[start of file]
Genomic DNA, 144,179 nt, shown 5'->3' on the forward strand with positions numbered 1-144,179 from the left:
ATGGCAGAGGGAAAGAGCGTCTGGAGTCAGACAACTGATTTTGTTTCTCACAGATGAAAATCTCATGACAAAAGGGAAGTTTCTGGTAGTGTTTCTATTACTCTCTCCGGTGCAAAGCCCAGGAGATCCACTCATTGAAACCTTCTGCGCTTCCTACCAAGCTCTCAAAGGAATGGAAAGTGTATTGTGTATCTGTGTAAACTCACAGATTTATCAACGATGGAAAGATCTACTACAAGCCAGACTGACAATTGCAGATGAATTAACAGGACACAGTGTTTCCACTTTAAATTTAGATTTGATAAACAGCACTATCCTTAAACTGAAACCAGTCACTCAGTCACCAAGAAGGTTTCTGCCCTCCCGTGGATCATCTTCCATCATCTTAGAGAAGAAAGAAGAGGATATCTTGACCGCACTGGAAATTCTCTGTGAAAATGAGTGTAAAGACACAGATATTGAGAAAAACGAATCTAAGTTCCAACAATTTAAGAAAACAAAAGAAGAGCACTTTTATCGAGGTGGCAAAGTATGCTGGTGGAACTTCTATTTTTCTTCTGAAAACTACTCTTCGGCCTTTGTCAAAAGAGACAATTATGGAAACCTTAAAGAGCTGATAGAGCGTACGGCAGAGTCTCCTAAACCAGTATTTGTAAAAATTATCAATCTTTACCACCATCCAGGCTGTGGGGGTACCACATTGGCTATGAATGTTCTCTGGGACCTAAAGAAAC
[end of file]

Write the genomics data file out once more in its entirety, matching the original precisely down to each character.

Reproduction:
Genomic DNA, 144,179 nt, shown 5'->3' on the forward strand with positions numbered 1-144,179 from the left:
ATGGCAGAGGGAAAGAGCGTCTGGAGTCAGACAACTGATTTTGTTTCTCACAGATGAAAATCTCATGACAAAAGGGAAGTTTCTGGTAGTGTTTCTATTACTCTCTCCGGTGCAAAGCCCAGGAGATCCACTCATTGAAACCTTCTGCGCTTCCTACCAAGCTCTCAAAGGAATGGAAAGTGTATTGTGTATCTGTGTAAACTCACAGATTTATCAACGATGGAAAGATCTACTACAAGCCAGACTGACAATTGCAGATGAATTAACAGGACACAGTGTTTCCACTTTAAATTTAGATTTGATAAACAGCACTATCCTTAAACTGAAACCAGTCACTCAGTCACCAAGAAGGTTTCTGCCCTCCCGTGGATCATCTTCCATCATCTTAGAGAAGAAAGAAGAGGATATCTTGACCGCACTGGAAATTCTCTGTGAAAATGAGTGTAAAGACACAGATATTGAGAAAAACGAATCTAAGTTCCAACAATTTAAGAAAACAAAAGAAGAGCACTTTTATCGAGGTGGCAAAGTATGCTGGTGGAACTTCTATTTTTCTTCTGAAAACTACTCTTCGGCCTTTGTCAAAAGAGACAATTATGGAAACCTTAAAGAGCTGATAGAGCGTACGGCAGAGTCTCCTAAACCAGTATTTGTAAAAATTATCAATCTTTACCACCATCCAGGCTGTGGGGGTACCACATTGGCTATGAATGTTCTCTGGGACCTAAAGAAAC